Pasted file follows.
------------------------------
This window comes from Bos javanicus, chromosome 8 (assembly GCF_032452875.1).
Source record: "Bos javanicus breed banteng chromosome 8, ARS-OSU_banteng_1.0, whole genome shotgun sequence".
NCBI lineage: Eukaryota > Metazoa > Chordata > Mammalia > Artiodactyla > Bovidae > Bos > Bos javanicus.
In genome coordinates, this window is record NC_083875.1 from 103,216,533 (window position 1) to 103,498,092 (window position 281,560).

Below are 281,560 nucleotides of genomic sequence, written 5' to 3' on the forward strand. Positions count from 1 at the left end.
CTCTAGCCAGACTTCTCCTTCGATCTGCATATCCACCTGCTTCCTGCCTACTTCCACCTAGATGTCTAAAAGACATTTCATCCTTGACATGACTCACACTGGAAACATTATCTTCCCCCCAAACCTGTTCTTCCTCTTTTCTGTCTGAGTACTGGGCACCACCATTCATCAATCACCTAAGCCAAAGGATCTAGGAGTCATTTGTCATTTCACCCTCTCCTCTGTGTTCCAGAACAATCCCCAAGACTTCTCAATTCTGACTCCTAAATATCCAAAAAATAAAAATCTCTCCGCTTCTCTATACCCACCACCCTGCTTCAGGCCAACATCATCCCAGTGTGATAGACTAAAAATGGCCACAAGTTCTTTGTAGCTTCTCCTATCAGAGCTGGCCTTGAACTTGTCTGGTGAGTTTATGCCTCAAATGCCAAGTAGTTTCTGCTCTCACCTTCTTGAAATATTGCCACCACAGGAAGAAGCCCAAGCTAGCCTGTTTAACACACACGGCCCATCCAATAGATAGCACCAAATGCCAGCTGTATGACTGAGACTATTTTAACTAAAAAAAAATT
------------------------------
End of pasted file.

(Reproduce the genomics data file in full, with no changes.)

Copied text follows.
This window comes from Bos javanicus, chromosome 8 (assembly GCF_032452875.1).
Source record: "Bos javanicus breed banteng chromosome 8, ARS-OSU_banteng_1.0, whole genome shotgun sequence".
NCBI lineage: Eukaryota > Metazoa > Chordata > Mammalia > Artiodactyla > Bovidae > Bos > Bos javanicus.
In genome coordinates, this window is record NC_083875.1 from 103,216,533 (window position 1) to 103,498,092 (window position 281,560).

Below are 281,560 nucleotides of genomic sequence, written 5' to 3' on the forward strand. Positions count from 1 at the left end.
CTCTAGCCAGACTTCTCCTTCGATCTGCATATCCACCTGCTTCCTGCCTACTTCCACCTAGATGTCTAAAAGACATTTCATCCTTGACATGACTCACACTGGAAACATTATCTTCCCCCCAAACCTGTTCTTCCTCTTTTCTGTCTGAGTACTGGGCACCACCATTCATCAATCACCTAAGCCAAAGGATCTAGGAGTCATTTGTCATTTCACCCTCTCCTCTGTGTTCCAGAACAATCCCCAAGACTTCTCAATTCTGACTCCTAAATATCCAAAAAATAAAAATCTCTCCGCTTCTCTATACCCACCACCCTGCTTCAGGCCAACATCATCCCAGTGTGATAGACTAAAAATGGCCACAAGTTCTTTGTAGCTTCTCCTATCAGAGCTGGCCTTGAACTTGTCTGGTGAGTTTATGCCTCAAATGCCAAGTAGTTTCTGCTCTCACCTTCTTGAAATATTGCCACCACAGGAAGAAGCCCAAGCTAGCCTGTTTAACACACACGGCCCATCCAATAGATAGCACCAAATGCCAGCTGTATGACTGAGACTATTTTAACTAAAAAAAAATT